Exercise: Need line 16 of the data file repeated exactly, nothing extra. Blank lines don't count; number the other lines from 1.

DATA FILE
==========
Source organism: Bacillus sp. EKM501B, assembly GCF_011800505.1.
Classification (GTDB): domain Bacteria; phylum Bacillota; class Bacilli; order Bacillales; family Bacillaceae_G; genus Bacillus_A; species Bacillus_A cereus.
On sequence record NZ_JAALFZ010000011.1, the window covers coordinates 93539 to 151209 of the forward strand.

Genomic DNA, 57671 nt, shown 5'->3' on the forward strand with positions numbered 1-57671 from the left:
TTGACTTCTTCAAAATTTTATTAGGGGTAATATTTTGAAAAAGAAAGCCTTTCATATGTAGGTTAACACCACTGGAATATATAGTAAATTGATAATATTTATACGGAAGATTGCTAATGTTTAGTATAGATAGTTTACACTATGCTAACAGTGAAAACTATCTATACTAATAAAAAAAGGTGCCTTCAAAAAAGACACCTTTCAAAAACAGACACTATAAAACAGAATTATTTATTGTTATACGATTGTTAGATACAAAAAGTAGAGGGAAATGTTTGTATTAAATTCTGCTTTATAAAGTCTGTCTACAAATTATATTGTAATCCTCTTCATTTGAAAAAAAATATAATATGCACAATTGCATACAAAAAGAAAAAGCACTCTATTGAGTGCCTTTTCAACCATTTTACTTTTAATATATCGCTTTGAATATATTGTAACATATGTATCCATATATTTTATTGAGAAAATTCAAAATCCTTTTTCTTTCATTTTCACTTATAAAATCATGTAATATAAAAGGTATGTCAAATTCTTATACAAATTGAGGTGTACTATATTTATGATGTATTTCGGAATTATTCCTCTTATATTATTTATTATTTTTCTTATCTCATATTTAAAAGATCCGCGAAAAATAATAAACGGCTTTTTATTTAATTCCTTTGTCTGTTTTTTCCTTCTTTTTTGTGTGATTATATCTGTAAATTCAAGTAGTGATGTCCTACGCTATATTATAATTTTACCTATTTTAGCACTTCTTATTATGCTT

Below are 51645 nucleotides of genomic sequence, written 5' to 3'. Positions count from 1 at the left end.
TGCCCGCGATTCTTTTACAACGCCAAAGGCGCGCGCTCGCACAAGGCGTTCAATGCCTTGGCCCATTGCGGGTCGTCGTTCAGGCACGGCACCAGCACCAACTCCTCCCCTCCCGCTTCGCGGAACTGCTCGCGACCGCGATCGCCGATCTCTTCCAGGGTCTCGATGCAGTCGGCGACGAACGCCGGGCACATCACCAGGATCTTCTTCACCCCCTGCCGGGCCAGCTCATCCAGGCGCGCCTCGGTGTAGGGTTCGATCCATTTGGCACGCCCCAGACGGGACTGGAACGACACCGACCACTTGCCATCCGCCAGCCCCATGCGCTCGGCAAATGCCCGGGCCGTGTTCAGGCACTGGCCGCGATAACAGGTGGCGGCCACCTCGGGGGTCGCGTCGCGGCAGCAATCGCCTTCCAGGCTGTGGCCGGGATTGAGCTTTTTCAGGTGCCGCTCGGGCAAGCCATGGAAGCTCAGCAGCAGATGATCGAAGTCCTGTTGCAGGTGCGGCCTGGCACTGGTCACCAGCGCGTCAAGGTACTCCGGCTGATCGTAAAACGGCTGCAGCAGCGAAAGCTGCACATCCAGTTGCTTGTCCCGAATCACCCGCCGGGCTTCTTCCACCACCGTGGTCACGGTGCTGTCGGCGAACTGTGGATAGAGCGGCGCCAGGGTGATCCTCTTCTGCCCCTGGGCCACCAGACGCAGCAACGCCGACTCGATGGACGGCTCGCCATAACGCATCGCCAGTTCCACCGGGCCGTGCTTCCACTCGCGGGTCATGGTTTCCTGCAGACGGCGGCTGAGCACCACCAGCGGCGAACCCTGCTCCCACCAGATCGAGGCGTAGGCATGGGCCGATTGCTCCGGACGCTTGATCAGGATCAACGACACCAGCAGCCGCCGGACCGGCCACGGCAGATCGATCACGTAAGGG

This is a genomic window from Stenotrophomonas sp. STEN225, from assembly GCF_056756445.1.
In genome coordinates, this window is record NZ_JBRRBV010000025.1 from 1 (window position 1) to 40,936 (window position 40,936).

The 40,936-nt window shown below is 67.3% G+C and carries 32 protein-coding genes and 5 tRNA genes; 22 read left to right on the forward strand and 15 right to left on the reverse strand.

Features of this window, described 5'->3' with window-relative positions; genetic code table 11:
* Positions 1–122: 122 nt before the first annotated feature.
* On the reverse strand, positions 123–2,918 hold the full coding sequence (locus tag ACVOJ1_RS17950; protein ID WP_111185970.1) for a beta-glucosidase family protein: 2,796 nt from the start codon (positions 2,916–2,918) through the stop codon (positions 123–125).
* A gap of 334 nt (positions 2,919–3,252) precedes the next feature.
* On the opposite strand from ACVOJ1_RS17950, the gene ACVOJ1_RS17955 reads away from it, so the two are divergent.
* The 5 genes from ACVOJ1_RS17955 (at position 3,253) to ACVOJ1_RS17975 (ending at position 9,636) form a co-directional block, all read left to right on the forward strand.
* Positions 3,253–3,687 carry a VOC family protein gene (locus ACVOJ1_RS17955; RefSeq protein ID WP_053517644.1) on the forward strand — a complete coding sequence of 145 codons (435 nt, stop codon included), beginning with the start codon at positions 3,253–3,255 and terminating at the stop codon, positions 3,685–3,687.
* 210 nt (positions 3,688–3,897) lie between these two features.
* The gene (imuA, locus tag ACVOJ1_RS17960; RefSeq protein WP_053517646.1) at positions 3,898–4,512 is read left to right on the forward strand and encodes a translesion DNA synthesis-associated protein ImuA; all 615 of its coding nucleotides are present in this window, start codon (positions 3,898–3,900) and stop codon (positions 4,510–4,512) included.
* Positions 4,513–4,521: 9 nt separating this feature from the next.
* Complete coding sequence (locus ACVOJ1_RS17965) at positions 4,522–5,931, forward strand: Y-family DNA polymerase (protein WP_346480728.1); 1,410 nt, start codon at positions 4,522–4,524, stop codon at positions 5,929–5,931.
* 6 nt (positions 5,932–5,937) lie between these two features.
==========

* The 5 genes from ACVOJ1_RS17955 (at position 3,253) to ACVOJ1_RS17975 (ending at position 9,636) form a co-directional block, all read left to right on the forward strand.